Platforms in the market are helping high-end financial advisors deal with the associated challenges
As rising interest rates and increasingly choppy markets set up a new chapter of uncertainty for investors, the introduction of alternative strategies into the Canadian retail space may be perfectly timed. Still, it may not be a totally smooth transition, as both clients and advisors will have to become more familiar with the products and the proper due diligence needed to evaluate them.
But if Canada follows the US example, then Canadian advisors looking for improved access to alternatives may find much-needed support from technology. “Platforms such as iCapital Network, CAIS, Artivest, and PPB Capital Partners have sought to simplify retail access to alternative investments,” noted a new report from Cerulli Associates.
Aside from manager sourcing, the report said, the platforms typically offer resources for due diligence, and they facilitate a simplified subscription process. “Streamlined subscription processes are important as the paperwork associated with limited partnership investing can be daunting,” the report said. “[W]ith these platforms, these documents can often be completed electronically and online.”
While many alternative managers are already allowing smaller increments in investments, Cerulli noted that tech platforms for alternatives allow investment minimums and increments that are lower than typically expected for such products.
Another trend supporting alternative investments in the US retail market is the increased presence of high-quality and sophisticated asset managers. US-based manager Blackstone recently began offering real-estate investment trusts (REITS) and business development companies (BDCs) to financial advisors. And in a strategic partnership with OppenheimerFunds, Carlyle Group will manage private-debt products to be distributed through OppenheimerFunds’ retail salesforce. Similarly, KKR and Bain have made moves to offer products for retail advisors.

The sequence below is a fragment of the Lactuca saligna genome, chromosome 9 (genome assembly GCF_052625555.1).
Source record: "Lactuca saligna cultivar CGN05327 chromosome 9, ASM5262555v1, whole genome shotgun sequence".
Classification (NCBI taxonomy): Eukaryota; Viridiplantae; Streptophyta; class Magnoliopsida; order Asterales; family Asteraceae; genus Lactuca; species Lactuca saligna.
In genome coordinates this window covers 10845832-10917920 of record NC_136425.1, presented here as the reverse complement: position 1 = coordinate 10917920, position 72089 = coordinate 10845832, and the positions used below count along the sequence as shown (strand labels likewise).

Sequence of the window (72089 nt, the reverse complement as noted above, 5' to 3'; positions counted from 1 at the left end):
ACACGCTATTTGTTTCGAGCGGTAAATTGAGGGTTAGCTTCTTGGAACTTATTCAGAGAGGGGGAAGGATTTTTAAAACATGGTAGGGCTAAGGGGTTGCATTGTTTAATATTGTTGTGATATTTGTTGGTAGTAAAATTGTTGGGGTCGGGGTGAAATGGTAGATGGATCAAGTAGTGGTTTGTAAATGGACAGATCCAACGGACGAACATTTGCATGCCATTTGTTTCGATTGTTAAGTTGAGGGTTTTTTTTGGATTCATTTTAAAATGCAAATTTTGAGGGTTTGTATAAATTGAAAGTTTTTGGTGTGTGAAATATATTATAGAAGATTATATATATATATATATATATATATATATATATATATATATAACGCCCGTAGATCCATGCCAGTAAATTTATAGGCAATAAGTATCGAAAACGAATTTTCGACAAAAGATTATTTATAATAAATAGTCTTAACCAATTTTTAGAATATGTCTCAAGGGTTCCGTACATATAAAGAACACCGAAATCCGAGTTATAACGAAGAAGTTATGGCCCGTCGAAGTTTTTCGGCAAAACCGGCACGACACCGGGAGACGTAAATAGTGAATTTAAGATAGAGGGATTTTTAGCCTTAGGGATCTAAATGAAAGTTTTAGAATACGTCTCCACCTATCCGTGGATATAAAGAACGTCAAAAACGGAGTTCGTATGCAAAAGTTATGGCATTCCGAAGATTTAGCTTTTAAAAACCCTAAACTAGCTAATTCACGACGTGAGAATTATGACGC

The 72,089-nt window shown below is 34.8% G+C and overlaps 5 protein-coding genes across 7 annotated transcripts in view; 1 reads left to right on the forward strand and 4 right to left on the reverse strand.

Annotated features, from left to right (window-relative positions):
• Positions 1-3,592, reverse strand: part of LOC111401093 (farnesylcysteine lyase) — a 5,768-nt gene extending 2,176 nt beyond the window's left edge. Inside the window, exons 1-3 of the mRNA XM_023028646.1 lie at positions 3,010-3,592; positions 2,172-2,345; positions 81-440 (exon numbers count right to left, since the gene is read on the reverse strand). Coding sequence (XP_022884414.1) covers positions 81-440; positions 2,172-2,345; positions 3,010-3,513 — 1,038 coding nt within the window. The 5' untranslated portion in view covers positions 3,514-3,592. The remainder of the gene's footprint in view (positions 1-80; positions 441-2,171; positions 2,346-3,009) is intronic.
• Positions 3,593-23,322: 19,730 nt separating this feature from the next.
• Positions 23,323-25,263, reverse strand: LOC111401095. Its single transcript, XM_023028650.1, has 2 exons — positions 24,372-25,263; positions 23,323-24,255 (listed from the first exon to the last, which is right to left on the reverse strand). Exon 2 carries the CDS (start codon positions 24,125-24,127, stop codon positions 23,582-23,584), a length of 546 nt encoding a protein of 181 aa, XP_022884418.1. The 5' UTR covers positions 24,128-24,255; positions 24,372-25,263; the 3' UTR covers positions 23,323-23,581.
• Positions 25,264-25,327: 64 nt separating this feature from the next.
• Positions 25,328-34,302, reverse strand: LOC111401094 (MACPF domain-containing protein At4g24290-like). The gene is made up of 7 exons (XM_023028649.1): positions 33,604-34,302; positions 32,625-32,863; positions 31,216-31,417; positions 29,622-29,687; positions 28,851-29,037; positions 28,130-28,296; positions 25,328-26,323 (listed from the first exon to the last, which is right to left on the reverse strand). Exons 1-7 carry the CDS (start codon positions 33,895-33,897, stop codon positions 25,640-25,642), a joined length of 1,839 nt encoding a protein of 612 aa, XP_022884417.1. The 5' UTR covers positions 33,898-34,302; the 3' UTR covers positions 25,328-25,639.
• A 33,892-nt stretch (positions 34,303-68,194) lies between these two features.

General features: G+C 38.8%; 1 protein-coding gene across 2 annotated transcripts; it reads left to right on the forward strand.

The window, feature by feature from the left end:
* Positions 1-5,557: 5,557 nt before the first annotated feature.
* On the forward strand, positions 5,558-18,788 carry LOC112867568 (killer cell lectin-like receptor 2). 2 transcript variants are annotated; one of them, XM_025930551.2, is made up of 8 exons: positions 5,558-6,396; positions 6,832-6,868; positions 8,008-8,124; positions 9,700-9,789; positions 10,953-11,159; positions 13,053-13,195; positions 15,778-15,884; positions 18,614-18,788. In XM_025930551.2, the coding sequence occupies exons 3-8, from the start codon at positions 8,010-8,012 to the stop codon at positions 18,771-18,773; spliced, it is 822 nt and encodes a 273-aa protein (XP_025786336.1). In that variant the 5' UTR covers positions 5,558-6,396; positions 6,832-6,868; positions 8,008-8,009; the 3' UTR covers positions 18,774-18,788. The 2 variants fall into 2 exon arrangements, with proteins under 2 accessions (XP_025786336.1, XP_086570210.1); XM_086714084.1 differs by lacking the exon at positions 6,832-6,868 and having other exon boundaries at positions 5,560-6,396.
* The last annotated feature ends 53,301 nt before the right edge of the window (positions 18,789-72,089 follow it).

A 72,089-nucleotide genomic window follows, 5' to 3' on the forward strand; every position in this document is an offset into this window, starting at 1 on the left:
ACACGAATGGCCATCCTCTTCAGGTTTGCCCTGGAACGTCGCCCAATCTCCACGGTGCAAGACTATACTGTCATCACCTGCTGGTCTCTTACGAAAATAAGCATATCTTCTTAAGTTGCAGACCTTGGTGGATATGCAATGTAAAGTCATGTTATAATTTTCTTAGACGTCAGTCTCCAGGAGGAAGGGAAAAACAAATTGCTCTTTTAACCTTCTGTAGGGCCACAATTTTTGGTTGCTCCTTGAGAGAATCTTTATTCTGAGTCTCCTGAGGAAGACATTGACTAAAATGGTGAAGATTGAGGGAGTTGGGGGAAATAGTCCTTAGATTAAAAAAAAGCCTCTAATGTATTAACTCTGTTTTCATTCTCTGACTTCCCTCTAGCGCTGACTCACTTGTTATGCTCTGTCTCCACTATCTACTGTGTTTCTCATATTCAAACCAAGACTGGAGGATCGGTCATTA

“Many of these products are structured as interval funds,” Cerulli said. “This structure … strikes a balance between the illiquidity used by top private managers and the liquidity necessary for retail markets.”
Are these trends beneficial to traditional asset managers? The report said it’s a mixed bag. Those developments should increase adoption of alternative strategies by facilitating awareness and accessibility. Active managers should have a chance to prove their mettle with the use of high-skill products, including alternative investments. Still, big-name private-equity giants such as Blackstone and KKR could pose a significant threat as they invade the retail space, which has long been the territory of long-only managers.
“Traditional retail managers with significant retail distribution infrastructure should therefore look into potential partnerships … as a way to enter this market,” Cerulli said.